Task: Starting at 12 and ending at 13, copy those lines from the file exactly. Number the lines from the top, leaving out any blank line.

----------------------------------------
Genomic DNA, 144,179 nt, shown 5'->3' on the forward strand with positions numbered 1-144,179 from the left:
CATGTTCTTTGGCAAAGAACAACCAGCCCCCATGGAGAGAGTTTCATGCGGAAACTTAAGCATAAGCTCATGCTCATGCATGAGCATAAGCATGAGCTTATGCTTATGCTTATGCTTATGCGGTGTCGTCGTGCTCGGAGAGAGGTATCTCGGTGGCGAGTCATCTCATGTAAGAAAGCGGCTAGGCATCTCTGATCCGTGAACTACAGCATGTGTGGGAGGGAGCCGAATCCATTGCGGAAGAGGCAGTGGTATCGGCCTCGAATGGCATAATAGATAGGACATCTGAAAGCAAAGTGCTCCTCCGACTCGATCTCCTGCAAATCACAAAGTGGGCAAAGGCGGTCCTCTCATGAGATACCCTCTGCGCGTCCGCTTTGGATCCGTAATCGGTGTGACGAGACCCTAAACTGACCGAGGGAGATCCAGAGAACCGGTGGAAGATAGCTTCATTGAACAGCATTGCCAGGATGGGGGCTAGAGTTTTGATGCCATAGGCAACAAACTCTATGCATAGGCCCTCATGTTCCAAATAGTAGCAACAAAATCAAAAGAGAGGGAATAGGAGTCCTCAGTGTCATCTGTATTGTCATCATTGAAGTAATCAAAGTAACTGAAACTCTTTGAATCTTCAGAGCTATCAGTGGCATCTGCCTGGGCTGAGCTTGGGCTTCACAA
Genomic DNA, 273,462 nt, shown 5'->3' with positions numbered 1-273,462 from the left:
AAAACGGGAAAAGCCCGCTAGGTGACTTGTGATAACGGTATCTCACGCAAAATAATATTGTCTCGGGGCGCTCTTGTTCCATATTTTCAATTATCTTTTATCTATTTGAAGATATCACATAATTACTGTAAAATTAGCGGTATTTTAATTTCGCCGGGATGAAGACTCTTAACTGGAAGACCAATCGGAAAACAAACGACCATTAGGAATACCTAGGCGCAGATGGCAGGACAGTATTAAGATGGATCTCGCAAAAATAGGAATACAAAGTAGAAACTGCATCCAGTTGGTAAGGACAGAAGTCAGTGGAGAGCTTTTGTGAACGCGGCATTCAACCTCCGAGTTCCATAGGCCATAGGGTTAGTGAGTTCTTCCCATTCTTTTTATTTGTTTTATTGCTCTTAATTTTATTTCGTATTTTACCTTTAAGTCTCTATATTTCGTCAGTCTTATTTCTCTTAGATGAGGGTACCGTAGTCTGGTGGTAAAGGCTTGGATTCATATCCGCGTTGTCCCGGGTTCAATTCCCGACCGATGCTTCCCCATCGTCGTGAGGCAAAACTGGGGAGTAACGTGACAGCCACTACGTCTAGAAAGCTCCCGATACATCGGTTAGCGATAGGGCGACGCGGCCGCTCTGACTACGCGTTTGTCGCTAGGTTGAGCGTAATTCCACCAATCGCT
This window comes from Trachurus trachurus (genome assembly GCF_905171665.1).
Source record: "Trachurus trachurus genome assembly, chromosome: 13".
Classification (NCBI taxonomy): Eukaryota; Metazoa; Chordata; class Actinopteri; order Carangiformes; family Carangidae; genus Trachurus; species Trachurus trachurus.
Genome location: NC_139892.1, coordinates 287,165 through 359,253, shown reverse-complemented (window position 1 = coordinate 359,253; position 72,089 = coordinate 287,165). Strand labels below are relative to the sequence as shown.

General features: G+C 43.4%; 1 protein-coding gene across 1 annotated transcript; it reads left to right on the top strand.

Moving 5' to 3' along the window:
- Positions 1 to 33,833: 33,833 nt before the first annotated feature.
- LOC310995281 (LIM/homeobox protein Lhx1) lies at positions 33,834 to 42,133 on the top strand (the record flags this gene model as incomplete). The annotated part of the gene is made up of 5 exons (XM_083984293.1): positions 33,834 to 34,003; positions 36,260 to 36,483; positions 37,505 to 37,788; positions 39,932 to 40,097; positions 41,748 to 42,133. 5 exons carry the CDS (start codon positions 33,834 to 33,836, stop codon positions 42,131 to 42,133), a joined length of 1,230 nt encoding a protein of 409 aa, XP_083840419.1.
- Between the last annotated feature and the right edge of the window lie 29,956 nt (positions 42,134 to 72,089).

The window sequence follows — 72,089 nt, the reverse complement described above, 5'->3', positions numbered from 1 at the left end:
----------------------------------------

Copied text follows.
- LOC310995281 (LIM/homeobox protein Lhx1) lies at positions 33,834 to 42,133 on the top strand (the record flags this gene model as incomplete). The annotated part of the gene is made up of 5 exons (XM_083984293.1): positions 33,834 to 34,003; positions 36,260 to 36,483; positions 37,505 to 37,788; positions 39,932 to 40,097; positions 41,748 to 42,133. 5 exons carry the CDS (start codon positions 33,834 to 33,836, stop codon positions 42,131 to 42,133), a joined length of 1,230 nt encoding a protein of 409 aa, XP_083840419.1.
- Between the last annotated feature and the right edge of the window lie 29,956 nt (positions 42,134 to 72,089).